2016: 330L brewed (72 gallons, over 8 firkins)
2017: 105L brewed (need to update this figure)
Drinking: Landlord clone
Conditioning: ciders from 2016, hedgerow barrolo, 1914 Courage RIS (10%).
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Re: Rhubarb revisited

Postby tonyhibbett » Tue Oct 23, 2018 13:11

Actually I don't think oxalic acid would be a problem, since acids tend to get excluded from the distillate. As I said, rhubarb, like apple, becomes a background flavour when combined with other ingredients, which may explain why the flavour is not coming through. The main acid in rhubarb is malic, as with apples, and plays an important part in the flavour. I don't macerate the pulp but use cold extracted juice.
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Re: Rhubarb revisited

Postby HTH1975 » Thu Oct 25, 2018 20:51

tonyhibbett wrote:Actually I don't think oxalic acid would be a problem, since acids tend to get excluded from the distillate. As I said, rhubarb, like apple, becomes a background flavour when combined with other ingredients, which may explain why the flavour is not coming through. The main acid in rhubarb is malic, as with apples, and plays an important part in the flavour. I don't macerate the pulp but use cold extracted juice.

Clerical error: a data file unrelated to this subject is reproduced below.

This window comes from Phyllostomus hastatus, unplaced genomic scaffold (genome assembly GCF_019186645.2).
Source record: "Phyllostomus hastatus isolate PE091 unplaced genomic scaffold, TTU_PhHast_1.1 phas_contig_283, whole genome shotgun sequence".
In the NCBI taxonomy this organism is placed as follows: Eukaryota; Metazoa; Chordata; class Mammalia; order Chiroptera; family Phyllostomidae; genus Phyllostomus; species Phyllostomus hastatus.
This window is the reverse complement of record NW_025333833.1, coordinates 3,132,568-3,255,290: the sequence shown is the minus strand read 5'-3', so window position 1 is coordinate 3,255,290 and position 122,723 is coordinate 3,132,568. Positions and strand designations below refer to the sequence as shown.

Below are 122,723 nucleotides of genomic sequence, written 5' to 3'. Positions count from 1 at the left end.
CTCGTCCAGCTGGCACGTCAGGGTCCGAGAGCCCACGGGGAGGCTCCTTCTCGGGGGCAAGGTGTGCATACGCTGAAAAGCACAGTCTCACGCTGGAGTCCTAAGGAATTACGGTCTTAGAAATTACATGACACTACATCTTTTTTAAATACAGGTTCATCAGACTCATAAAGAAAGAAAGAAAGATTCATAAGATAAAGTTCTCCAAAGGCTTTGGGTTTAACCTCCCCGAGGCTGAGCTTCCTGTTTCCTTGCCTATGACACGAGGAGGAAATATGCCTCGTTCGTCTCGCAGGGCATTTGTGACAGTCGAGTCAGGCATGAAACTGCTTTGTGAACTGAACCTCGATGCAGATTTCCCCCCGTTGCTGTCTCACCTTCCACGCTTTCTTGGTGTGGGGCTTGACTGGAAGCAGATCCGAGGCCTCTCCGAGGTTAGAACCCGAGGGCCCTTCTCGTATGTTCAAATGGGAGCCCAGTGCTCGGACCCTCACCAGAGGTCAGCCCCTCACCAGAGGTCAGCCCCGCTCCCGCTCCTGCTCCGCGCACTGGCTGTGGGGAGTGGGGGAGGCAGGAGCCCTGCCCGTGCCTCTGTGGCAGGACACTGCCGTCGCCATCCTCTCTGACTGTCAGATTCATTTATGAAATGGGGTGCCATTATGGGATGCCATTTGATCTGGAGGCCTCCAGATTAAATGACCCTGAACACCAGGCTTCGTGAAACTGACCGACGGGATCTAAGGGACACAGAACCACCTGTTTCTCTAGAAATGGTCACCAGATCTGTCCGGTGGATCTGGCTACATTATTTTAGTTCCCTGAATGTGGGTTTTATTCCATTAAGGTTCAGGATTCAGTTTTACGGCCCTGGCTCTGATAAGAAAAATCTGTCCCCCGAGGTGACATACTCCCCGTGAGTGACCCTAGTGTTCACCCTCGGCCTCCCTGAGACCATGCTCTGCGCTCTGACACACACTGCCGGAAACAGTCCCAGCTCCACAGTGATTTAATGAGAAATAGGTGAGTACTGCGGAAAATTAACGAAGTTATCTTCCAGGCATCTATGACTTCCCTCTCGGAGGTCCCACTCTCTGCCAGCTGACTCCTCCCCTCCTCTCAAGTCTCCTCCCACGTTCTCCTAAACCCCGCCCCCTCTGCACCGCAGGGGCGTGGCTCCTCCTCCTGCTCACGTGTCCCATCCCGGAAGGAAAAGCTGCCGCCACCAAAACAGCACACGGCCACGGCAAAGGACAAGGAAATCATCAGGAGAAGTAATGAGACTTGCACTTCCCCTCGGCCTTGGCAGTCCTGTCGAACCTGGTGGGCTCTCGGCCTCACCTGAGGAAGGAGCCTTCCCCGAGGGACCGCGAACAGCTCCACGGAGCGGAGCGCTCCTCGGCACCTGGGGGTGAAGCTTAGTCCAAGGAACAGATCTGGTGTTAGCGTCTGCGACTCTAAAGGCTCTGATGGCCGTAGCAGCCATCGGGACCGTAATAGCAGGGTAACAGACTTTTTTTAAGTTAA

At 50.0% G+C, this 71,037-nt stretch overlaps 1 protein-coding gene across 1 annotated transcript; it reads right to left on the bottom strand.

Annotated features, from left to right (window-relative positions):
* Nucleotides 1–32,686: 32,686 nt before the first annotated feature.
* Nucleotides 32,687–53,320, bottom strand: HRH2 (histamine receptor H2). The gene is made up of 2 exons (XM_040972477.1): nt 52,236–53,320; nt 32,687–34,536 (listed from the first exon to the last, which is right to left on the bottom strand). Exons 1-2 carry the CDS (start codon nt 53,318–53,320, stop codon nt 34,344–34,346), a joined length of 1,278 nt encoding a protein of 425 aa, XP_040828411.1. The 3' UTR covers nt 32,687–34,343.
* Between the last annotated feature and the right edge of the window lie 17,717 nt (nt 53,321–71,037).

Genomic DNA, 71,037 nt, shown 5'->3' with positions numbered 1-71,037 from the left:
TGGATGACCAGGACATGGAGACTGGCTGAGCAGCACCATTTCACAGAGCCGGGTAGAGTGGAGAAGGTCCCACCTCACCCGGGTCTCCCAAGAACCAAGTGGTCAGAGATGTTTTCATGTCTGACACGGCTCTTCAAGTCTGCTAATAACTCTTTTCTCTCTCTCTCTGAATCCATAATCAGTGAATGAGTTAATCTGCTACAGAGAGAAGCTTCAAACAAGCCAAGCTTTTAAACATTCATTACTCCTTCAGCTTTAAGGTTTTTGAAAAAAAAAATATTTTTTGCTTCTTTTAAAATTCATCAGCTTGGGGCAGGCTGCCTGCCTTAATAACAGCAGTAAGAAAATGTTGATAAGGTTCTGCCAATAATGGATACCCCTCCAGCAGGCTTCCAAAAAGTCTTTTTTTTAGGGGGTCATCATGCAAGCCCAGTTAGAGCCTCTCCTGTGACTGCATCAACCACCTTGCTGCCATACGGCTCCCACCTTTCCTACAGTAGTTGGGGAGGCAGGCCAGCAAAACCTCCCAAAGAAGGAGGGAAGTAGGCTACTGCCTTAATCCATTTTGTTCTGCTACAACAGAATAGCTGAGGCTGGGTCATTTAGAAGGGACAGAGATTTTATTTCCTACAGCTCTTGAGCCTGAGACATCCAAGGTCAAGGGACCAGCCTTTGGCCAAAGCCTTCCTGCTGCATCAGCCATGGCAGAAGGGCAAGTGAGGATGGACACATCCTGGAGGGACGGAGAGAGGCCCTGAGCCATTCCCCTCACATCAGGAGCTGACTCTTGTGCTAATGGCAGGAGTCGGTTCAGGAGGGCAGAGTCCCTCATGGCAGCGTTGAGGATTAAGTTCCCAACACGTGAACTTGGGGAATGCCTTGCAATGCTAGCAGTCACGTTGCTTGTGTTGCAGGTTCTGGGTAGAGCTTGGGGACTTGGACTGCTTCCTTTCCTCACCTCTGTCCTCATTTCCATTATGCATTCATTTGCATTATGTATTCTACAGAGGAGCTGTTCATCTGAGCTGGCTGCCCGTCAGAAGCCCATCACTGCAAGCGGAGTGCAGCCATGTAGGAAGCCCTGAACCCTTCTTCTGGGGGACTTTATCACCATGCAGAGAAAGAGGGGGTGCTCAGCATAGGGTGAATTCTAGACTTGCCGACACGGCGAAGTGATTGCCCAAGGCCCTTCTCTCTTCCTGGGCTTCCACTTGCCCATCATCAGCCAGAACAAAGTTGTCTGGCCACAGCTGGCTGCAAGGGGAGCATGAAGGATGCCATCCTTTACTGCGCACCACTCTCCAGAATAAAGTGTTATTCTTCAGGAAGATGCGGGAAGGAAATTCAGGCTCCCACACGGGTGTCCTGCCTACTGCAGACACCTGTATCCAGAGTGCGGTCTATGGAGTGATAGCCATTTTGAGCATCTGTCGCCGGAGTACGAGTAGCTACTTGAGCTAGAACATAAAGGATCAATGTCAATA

Thanks for that. Looking at the marketplace, nobody is distilling with rhubarb - that should say it all really.

2016: 330L brewed (72 gallons, over 8 firkins)
2017: 105L brewed (need to update this figure)
Drinking: Landlord clone
Conditioning: ciders from 2016, hedgerow barrolo, 1914 Courage RIS (10%).
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Re: Rhubarb revisited

Postby tonyhibbett » Fri Oct 26, 2018 13:35

However I have just noticed a rhubarb and ginger flavouring for gin as a liqueur.
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Re: Rhubarb revisited

Postby HTH1975 » Sat Oct 27, 2018 08:04

tonyhibbett wrote:However I have just noticed a rhubarb and ginger flavouring for gin as a liqueur.